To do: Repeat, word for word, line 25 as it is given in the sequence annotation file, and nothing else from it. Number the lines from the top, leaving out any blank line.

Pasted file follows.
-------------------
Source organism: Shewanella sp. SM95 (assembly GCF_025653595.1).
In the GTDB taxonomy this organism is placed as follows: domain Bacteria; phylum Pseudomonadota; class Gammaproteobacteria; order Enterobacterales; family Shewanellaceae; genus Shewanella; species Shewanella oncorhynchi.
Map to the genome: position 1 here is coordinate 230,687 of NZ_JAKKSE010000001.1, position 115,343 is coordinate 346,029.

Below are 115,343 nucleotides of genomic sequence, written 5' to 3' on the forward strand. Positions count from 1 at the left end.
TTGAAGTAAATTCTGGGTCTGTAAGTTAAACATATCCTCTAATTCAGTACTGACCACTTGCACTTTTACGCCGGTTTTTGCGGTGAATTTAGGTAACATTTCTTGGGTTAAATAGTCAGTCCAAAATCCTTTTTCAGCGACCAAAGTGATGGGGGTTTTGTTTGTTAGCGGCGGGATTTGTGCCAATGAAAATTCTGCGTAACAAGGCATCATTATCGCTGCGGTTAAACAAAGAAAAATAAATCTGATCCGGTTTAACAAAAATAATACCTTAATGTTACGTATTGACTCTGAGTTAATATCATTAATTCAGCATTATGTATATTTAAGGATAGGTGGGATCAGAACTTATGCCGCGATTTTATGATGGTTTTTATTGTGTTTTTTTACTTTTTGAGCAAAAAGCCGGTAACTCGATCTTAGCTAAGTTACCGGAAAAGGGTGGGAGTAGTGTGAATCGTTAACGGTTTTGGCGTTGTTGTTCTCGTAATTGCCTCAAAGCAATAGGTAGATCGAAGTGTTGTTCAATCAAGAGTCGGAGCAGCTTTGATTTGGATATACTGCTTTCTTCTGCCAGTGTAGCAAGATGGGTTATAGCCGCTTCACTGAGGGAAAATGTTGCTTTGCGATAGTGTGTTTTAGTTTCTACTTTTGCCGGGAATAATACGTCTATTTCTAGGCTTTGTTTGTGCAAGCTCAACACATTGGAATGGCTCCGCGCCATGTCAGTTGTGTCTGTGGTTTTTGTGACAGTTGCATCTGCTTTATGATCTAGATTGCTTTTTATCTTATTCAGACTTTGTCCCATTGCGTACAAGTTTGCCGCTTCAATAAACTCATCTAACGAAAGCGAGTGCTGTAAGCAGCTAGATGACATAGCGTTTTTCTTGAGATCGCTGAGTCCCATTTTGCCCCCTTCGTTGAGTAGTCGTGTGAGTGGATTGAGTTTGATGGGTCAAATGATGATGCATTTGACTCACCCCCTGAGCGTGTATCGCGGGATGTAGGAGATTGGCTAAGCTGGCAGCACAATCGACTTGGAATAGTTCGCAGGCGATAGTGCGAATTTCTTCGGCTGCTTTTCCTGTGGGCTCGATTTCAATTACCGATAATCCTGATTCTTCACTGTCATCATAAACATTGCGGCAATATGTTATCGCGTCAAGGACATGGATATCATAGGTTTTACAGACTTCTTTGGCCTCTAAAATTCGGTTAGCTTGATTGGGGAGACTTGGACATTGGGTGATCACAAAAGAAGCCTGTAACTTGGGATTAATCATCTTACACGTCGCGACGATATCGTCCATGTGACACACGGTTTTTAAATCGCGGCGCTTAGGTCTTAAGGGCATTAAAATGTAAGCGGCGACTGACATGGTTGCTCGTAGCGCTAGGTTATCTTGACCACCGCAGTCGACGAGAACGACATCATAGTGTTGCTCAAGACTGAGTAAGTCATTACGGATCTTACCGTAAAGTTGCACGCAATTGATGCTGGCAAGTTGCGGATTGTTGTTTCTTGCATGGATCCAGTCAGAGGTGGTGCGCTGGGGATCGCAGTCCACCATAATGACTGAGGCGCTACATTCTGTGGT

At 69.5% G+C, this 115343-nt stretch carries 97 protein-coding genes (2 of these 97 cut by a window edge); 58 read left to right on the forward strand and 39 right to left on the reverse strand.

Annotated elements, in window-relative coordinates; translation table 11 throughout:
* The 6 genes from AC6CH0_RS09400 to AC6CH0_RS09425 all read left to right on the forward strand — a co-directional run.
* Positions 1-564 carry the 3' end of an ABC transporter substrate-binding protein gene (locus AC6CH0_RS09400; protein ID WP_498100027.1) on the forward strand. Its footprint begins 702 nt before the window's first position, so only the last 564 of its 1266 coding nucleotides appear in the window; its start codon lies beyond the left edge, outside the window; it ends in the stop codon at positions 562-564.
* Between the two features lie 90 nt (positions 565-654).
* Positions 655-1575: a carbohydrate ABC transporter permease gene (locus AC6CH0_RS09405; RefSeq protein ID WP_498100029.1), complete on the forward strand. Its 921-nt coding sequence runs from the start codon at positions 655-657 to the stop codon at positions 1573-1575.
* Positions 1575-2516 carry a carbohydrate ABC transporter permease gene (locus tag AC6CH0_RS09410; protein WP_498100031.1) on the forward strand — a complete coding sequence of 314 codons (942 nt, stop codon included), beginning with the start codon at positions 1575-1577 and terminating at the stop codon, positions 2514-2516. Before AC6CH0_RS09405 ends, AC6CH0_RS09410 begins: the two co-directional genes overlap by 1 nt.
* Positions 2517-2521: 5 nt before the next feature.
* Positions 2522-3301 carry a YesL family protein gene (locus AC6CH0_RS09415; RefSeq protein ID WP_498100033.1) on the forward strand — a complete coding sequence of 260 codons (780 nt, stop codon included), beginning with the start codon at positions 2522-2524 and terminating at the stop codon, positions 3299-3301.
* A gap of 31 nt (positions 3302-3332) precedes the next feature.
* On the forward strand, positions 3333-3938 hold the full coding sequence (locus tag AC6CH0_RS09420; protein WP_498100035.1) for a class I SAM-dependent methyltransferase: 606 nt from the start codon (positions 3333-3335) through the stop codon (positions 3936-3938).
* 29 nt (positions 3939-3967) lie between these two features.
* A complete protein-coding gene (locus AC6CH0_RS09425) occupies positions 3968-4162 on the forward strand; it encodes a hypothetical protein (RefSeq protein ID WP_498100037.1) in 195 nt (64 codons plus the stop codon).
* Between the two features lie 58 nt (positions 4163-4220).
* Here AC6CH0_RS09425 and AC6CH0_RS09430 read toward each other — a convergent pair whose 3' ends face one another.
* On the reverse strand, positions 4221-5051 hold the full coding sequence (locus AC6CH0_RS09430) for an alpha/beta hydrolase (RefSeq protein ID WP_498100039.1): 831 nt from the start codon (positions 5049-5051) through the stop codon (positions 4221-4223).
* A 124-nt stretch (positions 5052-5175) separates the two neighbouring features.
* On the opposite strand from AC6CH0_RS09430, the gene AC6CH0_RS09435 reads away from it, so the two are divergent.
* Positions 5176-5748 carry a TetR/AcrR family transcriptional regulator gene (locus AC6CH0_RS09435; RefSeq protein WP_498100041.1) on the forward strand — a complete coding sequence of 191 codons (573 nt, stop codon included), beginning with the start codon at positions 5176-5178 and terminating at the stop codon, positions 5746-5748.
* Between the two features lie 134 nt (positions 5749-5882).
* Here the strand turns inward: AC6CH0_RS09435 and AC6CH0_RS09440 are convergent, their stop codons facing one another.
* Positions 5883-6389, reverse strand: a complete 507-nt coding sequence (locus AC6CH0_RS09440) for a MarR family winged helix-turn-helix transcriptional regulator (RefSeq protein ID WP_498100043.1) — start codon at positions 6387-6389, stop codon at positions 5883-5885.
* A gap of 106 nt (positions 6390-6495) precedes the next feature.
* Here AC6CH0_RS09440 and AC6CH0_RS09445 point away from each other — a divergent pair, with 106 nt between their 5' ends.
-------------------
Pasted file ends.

* Between the two features lie 134 nt (positions 5749-5882).